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Jihadist Web sites warn al Qaeda leaders of possible exposure

By Jeanne Meserve and Pam Benson, CNN
  • U.S. official: Abdullah Saleh al-Eidan was captured in Oman in late January
  • Jihadist Web sites warn al Qaeda he had over 300 names, numbers on him at time of arrest
  • Information being carried implies close ties between al Qaeda "central" and Yemen branch
  • Terrorism
  • Al Qaeda
  • Oman
  • Saudi Arabia
  • Yemen

Washington (CNN) -- Some jihadist Web sites monitored by CNN are warning al Qaeda leaders that a recently captured field commander had more than 300 names and numbers plus important documents on him at the time of his arrest.

A U.S. counterterrorism official confirmed that Abdullah Saleh al-Eidan was captured in Oman in late January and is being held now in Saudi Arabia. The official, who is not authorized to speak on the record because of the sensitive nature of the information, would not comment on what intelligence has been gathered from al-Eidan.

But the official did say al-Eidan was caught as he was carrying information from al Qaeda "central" in the Pakistan/Afghanistan region to its affiliate in Yemen known as al Qaeda in the Arabian Peninsula. Oman, Yemen and Saudi Arabia are all located on the Arabian peninsula.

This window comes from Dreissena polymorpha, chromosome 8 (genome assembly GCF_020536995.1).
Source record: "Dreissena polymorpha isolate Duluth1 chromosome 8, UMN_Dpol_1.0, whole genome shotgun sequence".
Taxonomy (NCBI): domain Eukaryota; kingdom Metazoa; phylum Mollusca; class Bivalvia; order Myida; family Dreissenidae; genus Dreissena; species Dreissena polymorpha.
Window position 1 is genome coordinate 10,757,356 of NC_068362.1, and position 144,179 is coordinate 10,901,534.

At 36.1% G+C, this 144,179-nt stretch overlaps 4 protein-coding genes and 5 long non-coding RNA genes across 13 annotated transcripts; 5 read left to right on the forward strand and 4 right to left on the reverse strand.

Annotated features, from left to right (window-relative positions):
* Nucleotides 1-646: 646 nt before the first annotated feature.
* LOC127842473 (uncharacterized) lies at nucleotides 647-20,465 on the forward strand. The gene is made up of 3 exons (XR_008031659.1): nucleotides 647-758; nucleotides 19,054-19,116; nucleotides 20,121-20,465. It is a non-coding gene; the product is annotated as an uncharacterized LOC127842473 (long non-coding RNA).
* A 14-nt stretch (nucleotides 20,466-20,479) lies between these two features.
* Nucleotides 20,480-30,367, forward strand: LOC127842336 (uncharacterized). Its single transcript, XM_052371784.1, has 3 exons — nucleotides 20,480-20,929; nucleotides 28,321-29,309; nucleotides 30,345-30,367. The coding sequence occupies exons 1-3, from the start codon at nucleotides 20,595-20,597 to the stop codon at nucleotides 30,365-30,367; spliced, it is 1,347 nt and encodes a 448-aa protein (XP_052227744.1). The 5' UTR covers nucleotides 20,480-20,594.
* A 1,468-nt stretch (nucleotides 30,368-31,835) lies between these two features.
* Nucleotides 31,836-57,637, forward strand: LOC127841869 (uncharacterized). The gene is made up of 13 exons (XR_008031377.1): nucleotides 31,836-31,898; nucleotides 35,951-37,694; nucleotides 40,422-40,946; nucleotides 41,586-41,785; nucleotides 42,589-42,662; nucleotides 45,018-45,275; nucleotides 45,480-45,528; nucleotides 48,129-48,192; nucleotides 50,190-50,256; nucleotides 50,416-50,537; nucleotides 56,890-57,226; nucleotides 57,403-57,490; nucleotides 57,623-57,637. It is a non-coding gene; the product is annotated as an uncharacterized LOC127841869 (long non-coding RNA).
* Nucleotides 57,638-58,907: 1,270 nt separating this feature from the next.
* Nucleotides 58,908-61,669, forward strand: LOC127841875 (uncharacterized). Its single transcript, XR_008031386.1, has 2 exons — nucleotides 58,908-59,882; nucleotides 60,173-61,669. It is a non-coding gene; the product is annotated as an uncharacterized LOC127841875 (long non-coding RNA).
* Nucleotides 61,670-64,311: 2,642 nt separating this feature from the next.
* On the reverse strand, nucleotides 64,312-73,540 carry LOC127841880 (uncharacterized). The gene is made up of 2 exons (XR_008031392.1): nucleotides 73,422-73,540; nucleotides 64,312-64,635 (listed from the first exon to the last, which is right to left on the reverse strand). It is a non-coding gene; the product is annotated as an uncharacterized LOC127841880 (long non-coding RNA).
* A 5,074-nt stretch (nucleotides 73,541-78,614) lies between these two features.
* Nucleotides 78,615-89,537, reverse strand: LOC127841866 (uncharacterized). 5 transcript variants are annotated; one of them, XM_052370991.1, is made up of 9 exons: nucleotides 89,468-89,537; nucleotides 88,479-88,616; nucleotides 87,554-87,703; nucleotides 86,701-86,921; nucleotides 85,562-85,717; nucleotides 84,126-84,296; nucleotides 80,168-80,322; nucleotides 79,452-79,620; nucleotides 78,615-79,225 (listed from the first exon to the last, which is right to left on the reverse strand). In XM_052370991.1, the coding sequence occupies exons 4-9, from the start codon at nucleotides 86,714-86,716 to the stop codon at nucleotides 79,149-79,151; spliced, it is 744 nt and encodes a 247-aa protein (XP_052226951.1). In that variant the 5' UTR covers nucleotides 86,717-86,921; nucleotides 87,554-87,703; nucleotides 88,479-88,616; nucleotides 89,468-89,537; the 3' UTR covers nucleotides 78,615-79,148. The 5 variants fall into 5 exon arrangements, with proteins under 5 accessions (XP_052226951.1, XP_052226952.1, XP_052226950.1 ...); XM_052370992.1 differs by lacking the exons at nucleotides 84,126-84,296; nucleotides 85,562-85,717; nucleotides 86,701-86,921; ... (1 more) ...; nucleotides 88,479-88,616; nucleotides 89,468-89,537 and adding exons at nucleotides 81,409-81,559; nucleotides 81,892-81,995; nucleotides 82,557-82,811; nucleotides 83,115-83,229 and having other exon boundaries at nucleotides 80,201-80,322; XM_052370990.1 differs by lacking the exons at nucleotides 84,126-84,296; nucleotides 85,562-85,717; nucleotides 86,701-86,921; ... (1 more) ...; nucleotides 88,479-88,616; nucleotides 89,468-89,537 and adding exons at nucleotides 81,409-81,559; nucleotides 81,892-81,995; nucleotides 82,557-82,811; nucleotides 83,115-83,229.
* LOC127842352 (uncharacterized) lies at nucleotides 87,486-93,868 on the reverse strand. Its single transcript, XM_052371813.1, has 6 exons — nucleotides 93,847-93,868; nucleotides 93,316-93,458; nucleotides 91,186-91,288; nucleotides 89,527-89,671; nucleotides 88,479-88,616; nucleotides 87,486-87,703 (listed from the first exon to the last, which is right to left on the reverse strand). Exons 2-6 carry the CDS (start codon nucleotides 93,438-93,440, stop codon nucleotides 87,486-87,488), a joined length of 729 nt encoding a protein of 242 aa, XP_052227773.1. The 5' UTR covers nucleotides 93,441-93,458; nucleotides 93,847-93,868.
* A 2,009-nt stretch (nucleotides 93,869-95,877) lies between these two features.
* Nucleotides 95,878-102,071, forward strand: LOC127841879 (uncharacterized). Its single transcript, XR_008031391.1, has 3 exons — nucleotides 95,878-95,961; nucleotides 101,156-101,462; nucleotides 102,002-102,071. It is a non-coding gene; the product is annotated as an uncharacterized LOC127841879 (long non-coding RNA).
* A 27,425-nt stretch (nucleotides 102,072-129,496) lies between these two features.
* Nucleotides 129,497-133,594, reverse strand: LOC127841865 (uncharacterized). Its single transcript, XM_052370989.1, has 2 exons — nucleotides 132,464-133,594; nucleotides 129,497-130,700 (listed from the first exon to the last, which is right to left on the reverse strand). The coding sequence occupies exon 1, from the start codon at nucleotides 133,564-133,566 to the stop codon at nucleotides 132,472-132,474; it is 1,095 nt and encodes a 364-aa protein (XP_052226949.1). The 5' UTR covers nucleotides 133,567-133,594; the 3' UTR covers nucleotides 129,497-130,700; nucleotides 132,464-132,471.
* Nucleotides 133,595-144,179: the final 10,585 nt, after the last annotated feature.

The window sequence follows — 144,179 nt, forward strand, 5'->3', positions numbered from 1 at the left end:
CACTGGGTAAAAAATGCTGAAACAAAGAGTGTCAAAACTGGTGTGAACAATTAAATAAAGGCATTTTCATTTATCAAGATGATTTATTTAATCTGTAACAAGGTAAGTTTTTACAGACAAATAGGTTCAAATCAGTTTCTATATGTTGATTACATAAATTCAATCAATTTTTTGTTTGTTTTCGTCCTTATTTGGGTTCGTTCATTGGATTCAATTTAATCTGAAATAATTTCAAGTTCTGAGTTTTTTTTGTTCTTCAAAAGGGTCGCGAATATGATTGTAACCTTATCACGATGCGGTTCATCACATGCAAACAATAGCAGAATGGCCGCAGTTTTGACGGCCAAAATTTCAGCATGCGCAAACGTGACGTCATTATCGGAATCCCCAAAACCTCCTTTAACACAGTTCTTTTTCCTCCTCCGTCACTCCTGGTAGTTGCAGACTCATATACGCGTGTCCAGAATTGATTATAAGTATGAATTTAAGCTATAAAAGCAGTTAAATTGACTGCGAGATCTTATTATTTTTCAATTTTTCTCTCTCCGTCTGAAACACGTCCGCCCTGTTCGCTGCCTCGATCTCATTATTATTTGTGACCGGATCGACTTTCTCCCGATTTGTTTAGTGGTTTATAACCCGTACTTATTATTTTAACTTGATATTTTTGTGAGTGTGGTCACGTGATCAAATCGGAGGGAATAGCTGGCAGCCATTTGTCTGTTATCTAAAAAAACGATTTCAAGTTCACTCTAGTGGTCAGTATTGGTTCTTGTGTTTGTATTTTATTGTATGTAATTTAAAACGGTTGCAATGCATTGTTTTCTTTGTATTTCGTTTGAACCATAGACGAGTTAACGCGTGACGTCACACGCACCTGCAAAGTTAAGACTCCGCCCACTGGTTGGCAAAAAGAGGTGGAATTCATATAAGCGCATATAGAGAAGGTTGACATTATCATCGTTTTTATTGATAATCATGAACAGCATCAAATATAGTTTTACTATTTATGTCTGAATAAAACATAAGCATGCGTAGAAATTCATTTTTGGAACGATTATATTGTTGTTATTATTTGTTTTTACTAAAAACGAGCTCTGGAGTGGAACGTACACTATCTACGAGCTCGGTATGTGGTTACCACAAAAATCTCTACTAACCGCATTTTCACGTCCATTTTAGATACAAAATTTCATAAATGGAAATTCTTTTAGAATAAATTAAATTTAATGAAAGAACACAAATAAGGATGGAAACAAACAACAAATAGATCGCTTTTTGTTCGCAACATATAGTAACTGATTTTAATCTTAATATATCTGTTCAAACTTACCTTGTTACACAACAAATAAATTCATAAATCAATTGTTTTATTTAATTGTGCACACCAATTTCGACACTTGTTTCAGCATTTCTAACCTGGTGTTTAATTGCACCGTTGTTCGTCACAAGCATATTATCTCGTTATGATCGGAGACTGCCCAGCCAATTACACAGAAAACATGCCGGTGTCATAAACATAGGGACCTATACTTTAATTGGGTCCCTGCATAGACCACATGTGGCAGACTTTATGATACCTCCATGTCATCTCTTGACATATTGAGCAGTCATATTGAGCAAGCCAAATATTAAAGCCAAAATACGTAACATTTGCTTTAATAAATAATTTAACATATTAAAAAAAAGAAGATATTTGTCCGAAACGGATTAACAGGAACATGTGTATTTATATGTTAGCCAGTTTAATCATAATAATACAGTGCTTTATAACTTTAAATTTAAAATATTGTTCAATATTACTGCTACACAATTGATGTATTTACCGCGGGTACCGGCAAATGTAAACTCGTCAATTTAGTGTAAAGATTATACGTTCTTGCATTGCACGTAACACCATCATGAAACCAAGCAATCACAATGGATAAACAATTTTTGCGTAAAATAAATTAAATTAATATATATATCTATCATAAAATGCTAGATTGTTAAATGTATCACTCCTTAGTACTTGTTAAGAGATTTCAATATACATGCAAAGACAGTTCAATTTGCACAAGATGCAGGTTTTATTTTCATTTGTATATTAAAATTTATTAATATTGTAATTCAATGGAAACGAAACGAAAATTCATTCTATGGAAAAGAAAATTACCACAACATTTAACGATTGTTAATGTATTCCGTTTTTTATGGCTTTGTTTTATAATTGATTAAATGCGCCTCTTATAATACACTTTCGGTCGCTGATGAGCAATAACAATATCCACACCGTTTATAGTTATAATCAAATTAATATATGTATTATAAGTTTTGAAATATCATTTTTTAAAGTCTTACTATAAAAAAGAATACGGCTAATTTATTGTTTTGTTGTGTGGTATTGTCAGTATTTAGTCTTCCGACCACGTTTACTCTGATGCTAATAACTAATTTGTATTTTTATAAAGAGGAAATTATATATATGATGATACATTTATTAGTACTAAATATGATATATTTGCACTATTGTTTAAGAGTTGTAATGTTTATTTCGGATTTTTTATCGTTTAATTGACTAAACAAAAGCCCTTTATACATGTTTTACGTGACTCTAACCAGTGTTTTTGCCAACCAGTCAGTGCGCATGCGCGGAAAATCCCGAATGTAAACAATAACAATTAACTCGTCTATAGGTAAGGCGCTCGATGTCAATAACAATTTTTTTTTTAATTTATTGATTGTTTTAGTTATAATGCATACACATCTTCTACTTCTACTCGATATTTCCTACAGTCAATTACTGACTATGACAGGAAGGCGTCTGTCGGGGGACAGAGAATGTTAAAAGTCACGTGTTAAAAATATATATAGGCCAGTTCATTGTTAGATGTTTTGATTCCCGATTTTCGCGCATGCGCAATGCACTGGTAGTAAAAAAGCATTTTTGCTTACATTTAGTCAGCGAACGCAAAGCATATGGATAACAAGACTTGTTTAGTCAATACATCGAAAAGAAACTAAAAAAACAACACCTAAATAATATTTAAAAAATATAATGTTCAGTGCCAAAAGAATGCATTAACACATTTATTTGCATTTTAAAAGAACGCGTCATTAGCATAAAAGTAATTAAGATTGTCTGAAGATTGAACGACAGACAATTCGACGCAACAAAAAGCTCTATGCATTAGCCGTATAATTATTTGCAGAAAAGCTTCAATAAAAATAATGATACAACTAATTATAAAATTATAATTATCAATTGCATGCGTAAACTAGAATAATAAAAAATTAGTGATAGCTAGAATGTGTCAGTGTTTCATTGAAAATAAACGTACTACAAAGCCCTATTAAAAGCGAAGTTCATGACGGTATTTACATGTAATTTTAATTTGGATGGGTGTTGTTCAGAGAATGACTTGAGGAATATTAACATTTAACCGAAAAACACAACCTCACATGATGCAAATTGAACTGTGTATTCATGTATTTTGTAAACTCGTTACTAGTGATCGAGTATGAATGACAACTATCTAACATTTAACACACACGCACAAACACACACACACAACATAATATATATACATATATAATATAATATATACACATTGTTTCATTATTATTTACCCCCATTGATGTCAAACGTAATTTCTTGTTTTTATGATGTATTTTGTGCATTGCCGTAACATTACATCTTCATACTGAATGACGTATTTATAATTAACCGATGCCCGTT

Al-Eidan has a background in explosives and is said to go by the name Barud, which is Arabic for a kind of explosive powder. The U.S. counterterrorism official said al-Eidan is not a senior member of al Qaeda, but he is "far from being just a foot soldier."

One of the jihadist Web sites posted a note on January 28 from an unidentified sender to al Qaeda leaders in Yemen and Afghanistan. It said that al-Eidan had been arrested in Oman and that "he had on his person more than 300 numbers and pictures and important names."

The message encouraged the leaders "to change their locations and mobile numbers as soon as possible."

Some experts question whether al Qaeda would have one individual carry that much important information. But if it is true, this could represent a possible gold mine for intelligence agencies.

It also may indicate a much tighter tie between al Qaeda central and its affiliate in Yemen than had been previously understood.

The story of al-Eidan's arrest was first reported in Newsweek.